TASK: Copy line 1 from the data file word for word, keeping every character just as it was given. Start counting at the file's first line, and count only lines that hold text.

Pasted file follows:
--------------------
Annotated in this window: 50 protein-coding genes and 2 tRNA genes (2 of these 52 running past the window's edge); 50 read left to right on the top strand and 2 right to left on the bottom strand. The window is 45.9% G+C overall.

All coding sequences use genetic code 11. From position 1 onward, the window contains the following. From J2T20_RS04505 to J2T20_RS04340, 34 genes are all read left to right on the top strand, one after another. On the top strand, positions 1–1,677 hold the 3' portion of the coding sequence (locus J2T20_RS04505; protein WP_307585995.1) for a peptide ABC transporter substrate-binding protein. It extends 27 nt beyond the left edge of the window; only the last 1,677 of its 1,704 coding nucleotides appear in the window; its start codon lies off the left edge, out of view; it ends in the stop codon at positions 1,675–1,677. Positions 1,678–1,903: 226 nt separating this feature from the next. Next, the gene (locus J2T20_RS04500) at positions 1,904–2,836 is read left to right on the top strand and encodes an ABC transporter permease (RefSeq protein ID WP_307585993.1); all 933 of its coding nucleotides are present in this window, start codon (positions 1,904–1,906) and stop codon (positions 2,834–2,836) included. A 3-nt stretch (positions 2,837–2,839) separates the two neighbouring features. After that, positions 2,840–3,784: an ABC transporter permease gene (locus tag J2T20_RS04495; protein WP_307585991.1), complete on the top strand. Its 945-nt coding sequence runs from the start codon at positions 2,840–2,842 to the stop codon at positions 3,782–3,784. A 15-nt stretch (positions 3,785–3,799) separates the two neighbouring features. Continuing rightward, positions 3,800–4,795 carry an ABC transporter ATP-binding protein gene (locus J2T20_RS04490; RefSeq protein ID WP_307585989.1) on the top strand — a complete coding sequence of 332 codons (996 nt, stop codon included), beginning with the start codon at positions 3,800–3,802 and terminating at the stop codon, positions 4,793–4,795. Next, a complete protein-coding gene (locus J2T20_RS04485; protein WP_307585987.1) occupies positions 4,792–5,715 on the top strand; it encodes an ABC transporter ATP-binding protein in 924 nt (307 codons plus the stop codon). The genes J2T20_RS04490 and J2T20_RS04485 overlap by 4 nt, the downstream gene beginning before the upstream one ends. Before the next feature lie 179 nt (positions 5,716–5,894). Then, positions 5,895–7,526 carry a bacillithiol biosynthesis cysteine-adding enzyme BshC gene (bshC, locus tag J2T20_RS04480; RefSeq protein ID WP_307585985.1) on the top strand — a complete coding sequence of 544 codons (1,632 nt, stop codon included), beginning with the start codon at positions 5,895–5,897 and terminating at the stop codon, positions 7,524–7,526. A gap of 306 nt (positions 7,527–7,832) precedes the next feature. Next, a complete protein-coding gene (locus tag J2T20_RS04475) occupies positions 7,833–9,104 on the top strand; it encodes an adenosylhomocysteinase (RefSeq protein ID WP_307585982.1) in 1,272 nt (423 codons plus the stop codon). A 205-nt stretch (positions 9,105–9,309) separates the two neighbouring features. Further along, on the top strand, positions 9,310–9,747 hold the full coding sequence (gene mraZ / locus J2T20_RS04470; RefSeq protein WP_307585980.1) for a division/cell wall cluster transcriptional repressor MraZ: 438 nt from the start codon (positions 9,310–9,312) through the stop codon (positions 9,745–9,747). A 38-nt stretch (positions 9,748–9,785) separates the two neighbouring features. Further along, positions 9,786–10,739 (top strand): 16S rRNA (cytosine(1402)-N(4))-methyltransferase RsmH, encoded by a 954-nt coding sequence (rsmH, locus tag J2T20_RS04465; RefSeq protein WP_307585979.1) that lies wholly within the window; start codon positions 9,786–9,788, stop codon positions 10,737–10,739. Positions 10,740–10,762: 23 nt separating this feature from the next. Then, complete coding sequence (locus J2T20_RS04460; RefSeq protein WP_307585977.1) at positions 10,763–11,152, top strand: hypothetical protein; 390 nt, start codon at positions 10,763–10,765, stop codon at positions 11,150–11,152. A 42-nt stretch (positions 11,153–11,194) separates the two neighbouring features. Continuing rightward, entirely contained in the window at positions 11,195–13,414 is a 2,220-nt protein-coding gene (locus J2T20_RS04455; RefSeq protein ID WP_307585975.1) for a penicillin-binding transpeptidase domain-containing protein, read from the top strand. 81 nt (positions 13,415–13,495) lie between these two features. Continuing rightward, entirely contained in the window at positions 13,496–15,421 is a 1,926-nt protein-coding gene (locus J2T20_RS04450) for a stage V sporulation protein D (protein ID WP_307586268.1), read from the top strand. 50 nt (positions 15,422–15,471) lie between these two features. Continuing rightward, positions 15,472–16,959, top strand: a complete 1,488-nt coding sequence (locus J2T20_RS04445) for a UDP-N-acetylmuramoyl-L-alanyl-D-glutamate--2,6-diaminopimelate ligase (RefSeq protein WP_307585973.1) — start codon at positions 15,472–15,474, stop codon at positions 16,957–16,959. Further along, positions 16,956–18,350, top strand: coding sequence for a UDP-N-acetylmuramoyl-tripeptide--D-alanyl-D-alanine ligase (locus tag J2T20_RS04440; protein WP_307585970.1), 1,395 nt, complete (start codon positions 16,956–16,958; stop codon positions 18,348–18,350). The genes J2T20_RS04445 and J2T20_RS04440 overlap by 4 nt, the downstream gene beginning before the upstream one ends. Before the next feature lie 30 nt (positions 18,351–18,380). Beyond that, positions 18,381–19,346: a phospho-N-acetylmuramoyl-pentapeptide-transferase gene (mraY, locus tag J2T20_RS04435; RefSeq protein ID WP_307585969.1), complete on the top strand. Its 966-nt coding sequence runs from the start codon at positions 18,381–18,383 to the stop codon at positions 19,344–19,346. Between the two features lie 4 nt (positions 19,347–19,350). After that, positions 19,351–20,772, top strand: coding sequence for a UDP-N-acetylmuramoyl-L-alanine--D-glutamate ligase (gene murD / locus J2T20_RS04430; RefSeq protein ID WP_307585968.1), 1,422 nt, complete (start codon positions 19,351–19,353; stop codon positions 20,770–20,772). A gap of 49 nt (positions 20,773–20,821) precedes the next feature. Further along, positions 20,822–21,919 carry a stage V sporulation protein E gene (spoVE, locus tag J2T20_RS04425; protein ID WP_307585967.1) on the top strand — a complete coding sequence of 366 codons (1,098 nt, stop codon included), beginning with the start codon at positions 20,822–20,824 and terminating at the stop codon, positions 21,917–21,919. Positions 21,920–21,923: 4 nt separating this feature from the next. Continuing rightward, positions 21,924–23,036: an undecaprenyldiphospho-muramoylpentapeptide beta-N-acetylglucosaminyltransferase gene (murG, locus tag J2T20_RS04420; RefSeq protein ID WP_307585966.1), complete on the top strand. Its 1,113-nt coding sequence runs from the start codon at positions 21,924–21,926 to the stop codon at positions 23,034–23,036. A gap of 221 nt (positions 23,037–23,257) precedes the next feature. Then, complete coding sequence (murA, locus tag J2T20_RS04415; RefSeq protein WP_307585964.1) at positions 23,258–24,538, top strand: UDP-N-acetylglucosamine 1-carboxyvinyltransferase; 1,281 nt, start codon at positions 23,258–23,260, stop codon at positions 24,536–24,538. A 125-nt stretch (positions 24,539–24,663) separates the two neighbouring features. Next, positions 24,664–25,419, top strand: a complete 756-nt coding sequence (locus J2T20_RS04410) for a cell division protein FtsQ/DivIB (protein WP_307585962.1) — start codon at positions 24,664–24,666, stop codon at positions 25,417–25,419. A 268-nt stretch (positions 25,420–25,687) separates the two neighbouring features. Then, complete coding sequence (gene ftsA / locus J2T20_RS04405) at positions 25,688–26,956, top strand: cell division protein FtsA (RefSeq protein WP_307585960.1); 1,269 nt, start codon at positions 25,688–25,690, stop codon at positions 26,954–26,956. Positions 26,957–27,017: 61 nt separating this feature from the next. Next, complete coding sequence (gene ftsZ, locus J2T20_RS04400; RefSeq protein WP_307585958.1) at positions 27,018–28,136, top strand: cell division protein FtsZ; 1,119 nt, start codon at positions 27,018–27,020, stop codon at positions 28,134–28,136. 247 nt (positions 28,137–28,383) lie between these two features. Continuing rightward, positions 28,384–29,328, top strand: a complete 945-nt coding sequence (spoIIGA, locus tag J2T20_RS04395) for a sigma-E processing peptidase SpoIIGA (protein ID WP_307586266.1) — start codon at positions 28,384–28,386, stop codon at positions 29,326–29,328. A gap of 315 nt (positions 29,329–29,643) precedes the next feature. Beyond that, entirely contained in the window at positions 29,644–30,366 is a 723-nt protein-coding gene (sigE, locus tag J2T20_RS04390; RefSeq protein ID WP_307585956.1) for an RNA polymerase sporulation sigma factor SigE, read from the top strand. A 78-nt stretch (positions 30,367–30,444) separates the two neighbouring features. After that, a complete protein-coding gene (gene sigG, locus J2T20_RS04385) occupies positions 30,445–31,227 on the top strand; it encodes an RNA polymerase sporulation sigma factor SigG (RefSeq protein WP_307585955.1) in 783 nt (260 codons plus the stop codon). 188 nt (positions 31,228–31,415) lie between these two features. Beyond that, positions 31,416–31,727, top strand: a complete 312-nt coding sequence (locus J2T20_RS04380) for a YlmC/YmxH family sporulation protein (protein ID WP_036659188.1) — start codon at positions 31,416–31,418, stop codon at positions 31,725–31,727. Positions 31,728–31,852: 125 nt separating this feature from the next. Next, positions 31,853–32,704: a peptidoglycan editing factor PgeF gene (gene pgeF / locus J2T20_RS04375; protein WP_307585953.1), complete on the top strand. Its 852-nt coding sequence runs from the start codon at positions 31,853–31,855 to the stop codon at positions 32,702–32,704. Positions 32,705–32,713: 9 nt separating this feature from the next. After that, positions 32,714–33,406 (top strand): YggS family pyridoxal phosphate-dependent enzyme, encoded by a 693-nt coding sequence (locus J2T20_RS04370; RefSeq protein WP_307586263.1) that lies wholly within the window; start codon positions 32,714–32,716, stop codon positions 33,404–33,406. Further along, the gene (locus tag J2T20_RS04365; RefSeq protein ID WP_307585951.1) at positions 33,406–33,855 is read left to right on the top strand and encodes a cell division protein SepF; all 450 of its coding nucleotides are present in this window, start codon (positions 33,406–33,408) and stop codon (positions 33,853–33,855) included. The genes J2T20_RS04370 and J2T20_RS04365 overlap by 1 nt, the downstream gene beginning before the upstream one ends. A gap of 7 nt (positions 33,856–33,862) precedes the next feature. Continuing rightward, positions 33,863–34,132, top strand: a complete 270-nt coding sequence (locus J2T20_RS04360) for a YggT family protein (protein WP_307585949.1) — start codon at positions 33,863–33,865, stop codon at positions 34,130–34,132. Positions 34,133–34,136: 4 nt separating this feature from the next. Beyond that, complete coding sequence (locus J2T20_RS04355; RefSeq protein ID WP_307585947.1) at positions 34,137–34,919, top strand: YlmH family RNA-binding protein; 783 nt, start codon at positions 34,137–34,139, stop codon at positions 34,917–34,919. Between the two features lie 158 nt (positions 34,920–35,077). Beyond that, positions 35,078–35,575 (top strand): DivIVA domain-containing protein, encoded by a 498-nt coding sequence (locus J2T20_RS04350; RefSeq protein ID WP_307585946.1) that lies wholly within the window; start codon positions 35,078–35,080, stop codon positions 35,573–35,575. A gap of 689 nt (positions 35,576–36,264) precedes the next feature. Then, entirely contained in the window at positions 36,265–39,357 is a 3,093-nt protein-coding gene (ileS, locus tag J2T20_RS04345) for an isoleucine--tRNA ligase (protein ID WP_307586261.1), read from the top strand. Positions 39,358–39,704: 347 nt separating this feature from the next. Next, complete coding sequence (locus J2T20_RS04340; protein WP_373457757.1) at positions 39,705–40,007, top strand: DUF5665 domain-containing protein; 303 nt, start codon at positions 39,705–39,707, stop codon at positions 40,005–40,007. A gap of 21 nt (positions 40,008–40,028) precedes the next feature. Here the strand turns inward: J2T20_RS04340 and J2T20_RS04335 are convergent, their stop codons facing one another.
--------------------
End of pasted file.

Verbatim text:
Annotated in this window: 50 protein-coding genes and 2 tRNA genes (2 of these 52 running past the window's edge); 50 read left to right on the top strand and 2 right to left on the bottom strand. The window is 45.9% G+C overall.